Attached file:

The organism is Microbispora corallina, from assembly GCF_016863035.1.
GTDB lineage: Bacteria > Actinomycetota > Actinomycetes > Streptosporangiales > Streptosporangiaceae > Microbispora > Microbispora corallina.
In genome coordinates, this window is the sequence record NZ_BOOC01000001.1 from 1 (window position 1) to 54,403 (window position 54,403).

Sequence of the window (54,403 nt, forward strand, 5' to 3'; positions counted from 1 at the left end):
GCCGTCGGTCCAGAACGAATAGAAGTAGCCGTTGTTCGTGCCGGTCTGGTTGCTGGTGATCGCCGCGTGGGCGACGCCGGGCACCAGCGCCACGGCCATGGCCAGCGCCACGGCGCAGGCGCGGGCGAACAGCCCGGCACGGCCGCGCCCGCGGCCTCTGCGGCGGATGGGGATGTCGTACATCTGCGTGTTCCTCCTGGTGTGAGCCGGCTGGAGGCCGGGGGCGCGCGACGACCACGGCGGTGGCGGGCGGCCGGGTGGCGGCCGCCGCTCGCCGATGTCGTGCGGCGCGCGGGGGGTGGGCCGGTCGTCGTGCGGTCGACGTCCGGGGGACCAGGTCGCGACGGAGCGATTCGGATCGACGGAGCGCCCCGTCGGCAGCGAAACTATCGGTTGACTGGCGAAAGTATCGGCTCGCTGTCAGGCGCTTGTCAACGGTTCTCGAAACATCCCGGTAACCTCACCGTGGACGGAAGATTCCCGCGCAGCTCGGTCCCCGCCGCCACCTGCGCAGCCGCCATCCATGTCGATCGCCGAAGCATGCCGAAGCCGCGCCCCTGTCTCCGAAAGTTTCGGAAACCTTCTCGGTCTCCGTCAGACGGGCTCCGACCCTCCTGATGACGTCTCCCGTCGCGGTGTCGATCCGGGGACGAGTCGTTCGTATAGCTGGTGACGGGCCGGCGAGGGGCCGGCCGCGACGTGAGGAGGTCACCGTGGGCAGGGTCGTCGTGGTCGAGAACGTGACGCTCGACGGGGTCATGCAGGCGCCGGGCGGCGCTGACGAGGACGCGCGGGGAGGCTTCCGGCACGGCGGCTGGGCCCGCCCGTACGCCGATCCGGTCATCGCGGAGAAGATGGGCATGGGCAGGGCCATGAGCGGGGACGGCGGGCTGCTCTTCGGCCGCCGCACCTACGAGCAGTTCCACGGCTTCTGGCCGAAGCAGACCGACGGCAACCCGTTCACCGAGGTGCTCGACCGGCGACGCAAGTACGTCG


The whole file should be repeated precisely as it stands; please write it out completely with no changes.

The organism is Microbispora corallina, from assembly GCF_016863035.1.
GTDB lineage: Bacteria > Actinomycetota > Actinomycetes > Streptosporangiales > Streptosporangiaceae > Microbispora > Microbispora corallina.
In genome coordinates, this window is the sequence record NZ_BOOC01000001.1 from 1 (window position 1) to 54,403 (window position 54,403).

Sequence of the window (54,403 nt, forward strand, 5' to 3'; positions counted from 1 at the left end):
GCCGTCGGTCCAGAACGAATAGAAGTAGCCGTTGTTCGTGCCGGTCTGGTTGCTGGTGATCGCCGCGTGGGCGACGCCGGGCACCAGCGCCACGGCCATGGCCAGCGCCACGGCGCAGGCGCGGGCGAACAGCCCGGCACGGCCGCGCCCGCGGCCTCTGCGGCGGATGGGGATGTCGTACATCTGCGTGTTCCTCCTGGTGTGAGCCGGCTGGAGGCCGGGGGCGCGCGACGACCACGGCGGTGGCGGGCGGCCGGGTGGCGGCCGCCGCTCGCCGATGTCGTGCGGCGCGCGGGGGGTGGGCCGGTCGTCGTGCGGTCGACGTCCGGGGGACCAGGTCGCGACGGAGCGATTCGGATCGACGGAGCGCCCCGTCGGCAGCGAAACTATCGGTTGACTGGCGAAAGTATCGGCTCGCTGTCAGGCGCTTGTCAACGGTTCTCGAAACATCCCGGTAACCTCACCGTGGACGGAAGATTCCCGCGCAGCTCGGTCCCCGCCGCCACCTGCGCAGCCGCCATCCATGTCGATCGCCGAAGCATGCCGAAGCCGCGCCCCTGTCTCCGAAAGTTTCGGAAACCTTCTCGGTCTCCGTCAGACGGGCTCCGACCCTCCTGATGACGTCTCCCGTCGCGGTGTCGATCCGGGGACGAGTCGTTCGTATAGCTGGTGACGGGCCGGCGAGGGGCCGGCCGCGACGTGAGGAGGTCACCGTGGGCAGGGTCGTCGTGGTCGAGAACGTGACGCTCGACGGGGTCATGCAGGCGCCGGGCGGCGCTGACGAGGACGCGCGGGGAGGCTTCCGGCACGGCGGCTGGGCCCGCCCGTACGCCGATCCGGTCATCGCGGAGAAGATGGGCATGGGCAGGGCCATGAGCGGGGACGGCGGGCTGCTCTTCGGCCGCCGCACCTACGAGCAGTTCCACGGCTTCTGGCCGAAGCAGACCGACGGCAACCCGTTCACCGAGGTGCTCGACCGGCGACGCAAGTACGTCG